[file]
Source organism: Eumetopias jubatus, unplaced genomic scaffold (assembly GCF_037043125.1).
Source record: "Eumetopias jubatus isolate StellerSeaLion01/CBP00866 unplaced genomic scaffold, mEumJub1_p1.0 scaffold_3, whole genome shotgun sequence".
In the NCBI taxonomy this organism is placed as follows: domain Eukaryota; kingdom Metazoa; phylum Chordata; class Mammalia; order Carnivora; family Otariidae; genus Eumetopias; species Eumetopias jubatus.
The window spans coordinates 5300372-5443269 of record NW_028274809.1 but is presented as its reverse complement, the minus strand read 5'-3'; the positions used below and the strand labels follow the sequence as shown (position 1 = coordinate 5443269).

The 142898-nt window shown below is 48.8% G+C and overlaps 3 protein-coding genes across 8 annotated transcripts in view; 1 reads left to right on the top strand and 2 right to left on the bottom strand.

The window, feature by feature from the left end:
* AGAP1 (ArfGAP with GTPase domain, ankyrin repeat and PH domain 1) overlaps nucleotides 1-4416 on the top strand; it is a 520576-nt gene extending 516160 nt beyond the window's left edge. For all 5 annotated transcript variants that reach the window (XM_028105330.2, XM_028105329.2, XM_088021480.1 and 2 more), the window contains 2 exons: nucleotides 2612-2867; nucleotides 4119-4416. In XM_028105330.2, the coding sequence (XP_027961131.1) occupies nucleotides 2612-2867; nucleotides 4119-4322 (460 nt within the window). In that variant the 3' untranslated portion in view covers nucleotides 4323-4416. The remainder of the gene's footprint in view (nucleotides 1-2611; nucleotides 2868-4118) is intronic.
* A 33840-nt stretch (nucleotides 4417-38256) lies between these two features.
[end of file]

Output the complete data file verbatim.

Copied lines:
Source organism: Eumetopias jubatus, unplaced genomic scaffold (assembly GCF_037043125.1).
Source record: "Eumetopias jubatus isolate StellerSeaLion01/CBP00866 unplaced genomic scaffold, mEumJub1_p1.0 scaffold_3, whole genome shotgun sequence".
In the NCBI taxonomy this organism is placed as follows: domain Eukaryota; kingdom Metazoa; phylum Chordata; class Mammalia; order Carnivora; family Otariidae; genus Eumetopias; species Eumetopias jubatus.
The window spans coordinates 5300372-5443269 of record NW_028274809.1 but is presented as its reverse complement, the minus strand read 5'-3'; the positions used below and the strand labels follow the sequence as shown (position 1 = coordinate 5443269).

The 142898-nt window shown below is 48.8% G+C and overlaps 3 protein-coding genes across 8 annotated transcripts in view; 1 reads left to right on the top strand and 2 right to left on the bottom strand.

The window, feature by feature from the left end:
* AGAP1 (ArfGAP with GTPase domain, ankyrin repeat and PH domain 1) overlaps nucleotides 1-4416 on the top strand; it is a 520576-nt gene extending 516160 nt beyond the window's left edge. For all 5 annotated transcript variants that reach the window (XM_028105330.2, XM_028105329.2, XM_088021480.1 and 2 more), the window contains 2 exons: nucleotides 2612-2867; nucleotides 4119-4416. In XM_028105330.2, the coding sequence (XP_027961131.1) occupies nucleotides 2612-2867; nucleotides 4119-4322 (460 nt within the window). In that variant the 3' untranslated portion in view covers nucleotides 4323-4416. The remainder of the gene's footprint in view (nucleotides 1-2611; nucleotides 2868-4118) is intronic.
* A 33840-nt stretch (nucleotides 4417-38256) lies between these two features.